When the nucleophile in Figure 2 is an amine, the product is a urea (Figure 5). The reaction is exothermic, self-catalytic and, typically, fast. The 1,3-proton transfer tautomerization between the two nitrogens in the second step is catalyzed by another molecule of the amine itself acting as a base. Aromatic amines are weaker nucleophiles than aliphatic amines and, therefore, react more slowly than their aliphatic counterparts [3].
Figure 5. Urea formation via reaction of an isocyanate with an amine.
Ureas, in turn, acting as N-based nucleophiles, can attack excess isocyanate to yield biurets (Figure 6). The nucleophilicity of ureas toward –N=C=O is low, and the reaction takes place at higher temperatures (100–150 °C) [1][4]. Nevertheless, the formation of biurets serves as a crosslinking mechanism for polyurea.
Figure 6. The reaction of isocyanates with ureas to form biurets. The arrows show the initial nucleophilic attack. The overall reaction involves several intermediates. Color coding is used for tracking purposes.
Desmodur N3200 from Covestro LLC—a triisocyanate that has been used extensively in the synthesis of polyurea and polyurea-crosslinked oxide aerogels—is a biuret derived from hexamethylene diisocyanate (HDI) (Figure 7) [5].
Figure 7. Hexamethylene diisocyanate (HDI) and the primary component of Desmodur N3200 (a biuret derivative of HDI), manufactured by Covestro LLC (Pittsburgh, PA, USA).

1.3. Formation of Polyurea Aerogels via Reaction of –N=C=O with Water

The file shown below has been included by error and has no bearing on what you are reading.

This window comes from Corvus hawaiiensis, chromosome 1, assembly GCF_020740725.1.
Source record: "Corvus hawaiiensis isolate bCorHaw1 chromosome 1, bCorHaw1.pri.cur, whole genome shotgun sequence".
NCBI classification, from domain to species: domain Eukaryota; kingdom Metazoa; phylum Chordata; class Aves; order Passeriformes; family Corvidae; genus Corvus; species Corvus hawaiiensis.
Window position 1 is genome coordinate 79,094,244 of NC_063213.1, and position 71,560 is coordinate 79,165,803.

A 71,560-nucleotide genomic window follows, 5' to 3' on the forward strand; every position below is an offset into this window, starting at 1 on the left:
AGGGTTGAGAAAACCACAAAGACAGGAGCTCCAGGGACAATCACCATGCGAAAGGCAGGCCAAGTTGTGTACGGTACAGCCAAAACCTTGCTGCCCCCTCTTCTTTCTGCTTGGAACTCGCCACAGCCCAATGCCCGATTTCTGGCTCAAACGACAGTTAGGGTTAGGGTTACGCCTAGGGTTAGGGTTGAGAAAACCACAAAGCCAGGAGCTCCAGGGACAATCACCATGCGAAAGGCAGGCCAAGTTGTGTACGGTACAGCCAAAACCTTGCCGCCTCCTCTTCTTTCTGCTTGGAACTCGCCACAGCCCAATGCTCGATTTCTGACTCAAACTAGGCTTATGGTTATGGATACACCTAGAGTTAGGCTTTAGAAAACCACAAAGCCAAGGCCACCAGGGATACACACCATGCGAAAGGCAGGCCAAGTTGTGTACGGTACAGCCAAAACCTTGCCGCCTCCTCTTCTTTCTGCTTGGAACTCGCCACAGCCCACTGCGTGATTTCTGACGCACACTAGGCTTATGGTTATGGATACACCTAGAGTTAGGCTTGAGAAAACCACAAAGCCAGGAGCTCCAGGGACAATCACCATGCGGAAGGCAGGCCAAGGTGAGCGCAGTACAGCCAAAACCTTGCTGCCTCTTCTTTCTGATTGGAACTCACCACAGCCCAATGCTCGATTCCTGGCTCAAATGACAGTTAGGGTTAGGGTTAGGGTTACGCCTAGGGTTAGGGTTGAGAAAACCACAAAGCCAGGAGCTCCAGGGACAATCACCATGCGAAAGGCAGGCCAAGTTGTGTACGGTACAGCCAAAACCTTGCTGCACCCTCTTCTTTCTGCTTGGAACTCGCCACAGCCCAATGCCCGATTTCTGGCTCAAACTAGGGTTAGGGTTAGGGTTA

Water acting as a nucleophile attacks the isocyanate carbonyl to yield a carbamic acid, which is unstable and decomposes into an amine and carbon dioxide (Figure 8). The hydrolytic reaction leading to the carbamic acid is slow, and in practice is usually catalyzed by non-nucleophilic tertiary amines, e.g., triethylamine (Et3N). The primary amine formed by decomposition of the carbamic acid reacts rapidly with a second, unreacted isocyanate, as shown in Figure 5, forming a symmetric urea [6][7]. Since the sequence of reactions in Figure 5 and Figure 8 bypasses the use of extraneous amines for the synthesis of ureas, it represents a cost-effective alternative to the process of Figure 5 for synthesizing symmetric polyurea aerogels. By the same token, however, the reaction sequence of Figure 5 and Figure 8 is not an atom-efficient process, as a carbon atom is lost as CO2. Therefore, this reaction pathway is not typically used for the synthesis of bulk polyurea. Industrially, a small amount of water is often added deliberately as a foaming agent during preparation of bulk polyurethane foams [8]. When it comes to the synthesis of polymeric aerogels, however, loss of CO2 is not a deterrent, because aerogels require only small amounts of monomers, and the cost of the mass loss due to CO2 evolution is just a small fraction of the overall cost. Although CO2 evolution during polyurea aerogel synthesis can potentially result in unwanted voids in the resulting monolithic parts, in practice this has not been reported as a problem.